Classic reinvigoration

Little Women – The Broadway Musical (Queensland Conservatorium)

Brisbane Powerhouse, Visy Theatre

July 13 – 20


Making a musical out of non-musical source material is perhaps fraught with peril as much as possibility, especially when the work is a classic such as Louisa May Alcott’s 19th century autobiographical civil war novel, “Little Women”. The four March sisters of the story are beloved characters, especially Alcott-proxy Jo, the outspoken, opinionated central character of the eponymous tale.

And it is with protagonist Jo (Nicole Herreen, sharing the role with Rebecca Rolle) that “Little Women – The Broadway Musical” begins. It is the mid-1860s in New York and the aspiring writer has hurricaned herself into a New York boarding house where she laments to ‘acquaintance’ intellectual and fellow boarder Professor Bhaer (Daniel Hamilton) about receipt of another publisher rejection. Segue back to a few years earlier and we are taken to her home in Massachusetts a few days before Christmas and then in transition through key markers of the year.

As she slouches about in trousers it is clear that the whimsical Jo is quite unlike her sisters, reluctantly-romantic Meg (Lauren Smithers), kind-hearted and content Beth (Emma Kavanagh, sharing the role with Bronte Mitchell) and the pouty Amy (Paige McKay), yet Jo vows that the four of them will remain together forever. And it is clear that their mother Marmee (Paige Bryne) loves them equally, doing the best to raise the four from girls into women, alone while her husband is at war serving as a Union Army chaplain. When Marmee is called to Washington to attend to her ailing husband, Jo’s journey from a young girl to womanhood becomes more difficult, especially after boy-next-door and best friend Laurie (Lachlan Griffith) confesses his desire for her.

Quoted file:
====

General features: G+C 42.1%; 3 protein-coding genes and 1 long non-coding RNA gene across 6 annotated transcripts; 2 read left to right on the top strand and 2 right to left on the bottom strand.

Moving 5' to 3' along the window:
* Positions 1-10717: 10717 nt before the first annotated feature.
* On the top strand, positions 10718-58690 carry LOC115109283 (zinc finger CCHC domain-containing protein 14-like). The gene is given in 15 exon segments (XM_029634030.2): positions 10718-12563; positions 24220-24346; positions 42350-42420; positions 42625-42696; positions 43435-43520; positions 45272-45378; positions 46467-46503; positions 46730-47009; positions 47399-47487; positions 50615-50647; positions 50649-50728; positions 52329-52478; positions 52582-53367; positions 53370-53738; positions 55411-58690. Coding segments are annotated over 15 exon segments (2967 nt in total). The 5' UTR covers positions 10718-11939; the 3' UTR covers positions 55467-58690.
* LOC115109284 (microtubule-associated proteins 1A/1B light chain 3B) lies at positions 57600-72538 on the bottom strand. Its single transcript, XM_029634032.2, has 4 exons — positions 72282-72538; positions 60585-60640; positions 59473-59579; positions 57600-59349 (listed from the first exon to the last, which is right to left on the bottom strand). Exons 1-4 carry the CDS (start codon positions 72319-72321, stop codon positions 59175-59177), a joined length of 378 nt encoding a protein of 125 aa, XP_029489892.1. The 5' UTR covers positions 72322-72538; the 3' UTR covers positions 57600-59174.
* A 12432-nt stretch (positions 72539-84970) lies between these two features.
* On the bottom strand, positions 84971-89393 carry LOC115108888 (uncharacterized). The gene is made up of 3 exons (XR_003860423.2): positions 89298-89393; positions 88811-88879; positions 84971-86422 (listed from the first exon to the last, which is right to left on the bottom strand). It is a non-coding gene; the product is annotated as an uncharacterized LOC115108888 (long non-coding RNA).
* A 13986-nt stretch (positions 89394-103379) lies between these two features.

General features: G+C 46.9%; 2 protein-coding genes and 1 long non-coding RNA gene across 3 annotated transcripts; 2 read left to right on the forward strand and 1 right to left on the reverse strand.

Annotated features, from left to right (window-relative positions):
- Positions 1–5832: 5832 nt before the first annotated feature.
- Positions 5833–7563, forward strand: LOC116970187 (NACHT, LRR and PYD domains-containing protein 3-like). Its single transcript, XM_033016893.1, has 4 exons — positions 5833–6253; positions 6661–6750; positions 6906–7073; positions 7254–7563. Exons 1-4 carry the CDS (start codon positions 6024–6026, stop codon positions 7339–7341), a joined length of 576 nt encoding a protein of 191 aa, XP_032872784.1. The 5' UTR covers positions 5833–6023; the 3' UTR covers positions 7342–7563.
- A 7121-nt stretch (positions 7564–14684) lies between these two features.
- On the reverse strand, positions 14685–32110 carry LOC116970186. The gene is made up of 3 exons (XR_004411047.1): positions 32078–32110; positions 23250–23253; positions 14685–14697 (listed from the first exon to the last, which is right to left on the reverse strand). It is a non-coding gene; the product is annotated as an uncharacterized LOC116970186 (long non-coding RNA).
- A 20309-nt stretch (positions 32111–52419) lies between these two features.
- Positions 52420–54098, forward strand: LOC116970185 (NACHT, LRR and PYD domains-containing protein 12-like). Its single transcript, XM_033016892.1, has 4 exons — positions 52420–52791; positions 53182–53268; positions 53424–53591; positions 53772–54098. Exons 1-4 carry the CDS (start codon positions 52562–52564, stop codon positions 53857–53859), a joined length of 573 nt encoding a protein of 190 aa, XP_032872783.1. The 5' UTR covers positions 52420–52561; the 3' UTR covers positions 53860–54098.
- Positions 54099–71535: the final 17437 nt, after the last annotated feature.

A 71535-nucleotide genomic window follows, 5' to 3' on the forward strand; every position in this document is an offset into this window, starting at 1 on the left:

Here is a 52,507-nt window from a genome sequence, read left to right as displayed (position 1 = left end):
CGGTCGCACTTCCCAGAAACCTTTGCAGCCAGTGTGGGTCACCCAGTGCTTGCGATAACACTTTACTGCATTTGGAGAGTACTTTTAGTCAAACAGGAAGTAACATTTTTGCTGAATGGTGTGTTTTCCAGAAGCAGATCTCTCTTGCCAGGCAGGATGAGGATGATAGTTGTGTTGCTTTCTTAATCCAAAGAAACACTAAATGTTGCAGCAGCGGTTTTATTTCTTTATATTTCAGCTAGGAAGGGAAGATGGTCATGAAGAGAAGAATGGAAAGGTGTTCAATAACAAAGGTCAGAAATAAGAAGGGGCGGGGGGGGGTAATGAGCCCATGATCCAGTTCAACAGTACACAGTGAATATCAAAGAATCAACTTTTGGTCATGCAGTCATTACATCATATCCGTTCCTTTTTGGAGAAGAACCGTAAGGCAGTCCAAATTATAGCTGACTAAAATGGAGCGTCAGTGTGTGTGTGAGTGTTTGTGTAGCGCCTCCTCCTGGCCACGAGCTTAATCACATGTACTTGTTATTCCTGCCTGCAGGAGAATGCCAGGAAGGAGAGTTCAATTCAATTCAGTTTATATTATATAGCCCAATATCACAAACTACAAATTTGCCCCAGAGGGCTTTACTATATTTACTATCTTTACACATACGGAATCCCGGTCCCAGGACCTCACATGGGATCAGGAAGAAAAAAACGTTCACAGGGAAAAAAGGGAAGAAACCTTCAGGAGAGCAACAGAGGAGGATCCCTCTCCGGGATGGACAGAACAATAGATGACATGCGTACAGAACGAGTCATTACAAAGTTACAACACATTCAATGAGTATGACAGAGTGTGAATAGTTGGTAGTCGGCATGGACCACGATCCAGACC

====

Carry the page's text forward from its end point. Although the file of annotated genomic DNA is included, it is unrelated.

Herreen gives a superb performance as the headstrong Jo, always animated with an unrelenting energy, yet still fiercely loyal. She is passionate without relent, whether it be in her “Christopher Columbus” cuss of choice or retell of her operatic tragedy stories (in perfect synchronicity with the dialogue enacted in the fantasy sequences occurring alongside her on stage).  And Herreen is vocally impressive from the opening number enactment of the blood-and-guts thrillers of violence and seduction that she is trying to get published.

While all performers do an excellent job, it is from the male characters that some of the most memorable performances come. Hamilton gives a humble modesty to the kind Professor Bhaer, initially attempting to deny his growing affection for Jo. And as Laurie’s poor but virtuous tutor Mr Brooke, Clayton Turner is vocally impressive, especially in ‘More Than I Am’, which sees him asking Meg for her hand in marriage while telling her of his enlistment in the Union Army.